Using funding from the Bureau of Indian Affairs, the Ocean to Ocean Bridge was constructed between Winterhaven, California, and Yuma in 1914. It carried the Borderland Highway over the Colorado River. The bridge's namesake was the Ocean-to-Ocean Highway, which was a common name given to the Borderland Highway between Yuma and Phoenix.   Between 1917 and 1919, the Dixie Overland Highway was established from Savannah, Georgia, to San Diego, California, becoming the first auto trail to be designated over the Borderland Highway.  From Yuma to New Mexico, the Dixie Overland Highway followed the basic route of the Borderland Highway very closely.  The route also became part of the Bankhead Highway in 1920 and the Old Spanish Trail in 1923.   
In 1919 and 1920, the Borderland Highway between Dome and Buckeye suffered extensive damage from flooding. This was due to the route being located on the Gila River floodplain. The Arizona State Highway Department (ASHD) decided to construct a new alignment further south, following the Southern Pacific Railroad more closely through Gila Bend. The new route was completed in 1922.  Up to 1924, the Bankhead Highway, Dixie Overland Highway and Old Spanish Trail still followed the older route.  By 1925, the trio of auto trails had been moved to the newer alignment of the Borderland Highway, while the new alignment was being paved.  Within the same time frame as the Gila Bend realignment, improvement work also occurred on the eastern section of the Borderland Highway. Between 1917 and 1922, a section of the Borderland Highway southeast from Bisbee towards Douglas was paved. This section of the Borderland Highway and a section of the Roosevelt Dam Highway further north were the first two paved highways in the state of Arizona.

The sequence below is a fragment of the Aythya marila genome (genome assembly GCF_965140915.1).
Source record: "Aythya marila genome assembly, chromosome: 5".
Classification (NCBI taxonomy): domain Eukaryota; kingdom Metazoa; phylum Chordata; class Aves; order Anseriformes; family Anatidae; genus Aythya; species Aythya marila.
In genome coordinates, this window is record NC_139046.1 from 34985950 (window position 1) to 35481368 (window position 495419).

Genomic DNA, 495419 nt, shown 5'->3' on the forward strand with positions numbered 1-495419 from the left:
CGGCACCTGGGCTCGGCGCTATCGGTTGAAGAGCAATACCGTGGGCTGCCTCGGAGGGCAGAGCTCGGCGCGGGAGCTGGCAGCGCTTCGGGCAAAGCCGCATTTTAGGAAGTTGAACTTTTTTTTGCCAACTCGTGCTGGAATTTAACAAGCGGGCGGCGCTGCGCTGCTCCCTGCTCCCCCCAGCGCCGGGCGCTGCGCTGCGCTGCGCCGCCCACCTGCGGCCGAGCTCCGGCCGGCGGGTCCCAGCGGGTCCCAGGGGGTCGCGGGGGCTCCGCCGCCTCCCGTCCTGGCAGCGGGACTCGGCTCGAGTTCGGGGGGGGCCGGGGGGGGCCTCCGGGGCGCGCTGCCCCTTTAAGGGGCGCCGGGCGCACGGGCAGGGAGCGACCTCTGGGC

The Arizona State Highway Department, with the assistance of federal financial aid as well as financial aid from both Pima and Cochise counties, constructed a new improved alignment of the Borderland Highway between Benson and Vail, completed in 1921. This project was known as Federal Aid Project Number 18. As part of this highway construction project, the Ciénega Bridge, an open-spandrel concrete arch east of Tucson, was constructed between 1920 and March 1921. The new bridge came at a total cost of $40,000.  The state highway system was re-organized again, following the Federal Aid Highway Act of 1921. As a result, the Borderland Highway was re-designated into entirely new named state routes. The Borderland Highway became the Yuma–Phoenix Highway, the western section of the Phoenix–Globe–Rice Highway (present-day US 70), the Florence Junction–Tucson Highway, Tucson–Benson–Bisbee Highway and the Bisbee–Douglas–Rodeo Highway. Later in the 1920s, paving of the Tucson–Benson–Bisbee Highway through Mule Pass near Bisbee was completed using prison labor. This section of road had already been rebuilt in 1911, from a mostly unaltered 1881 wagon road.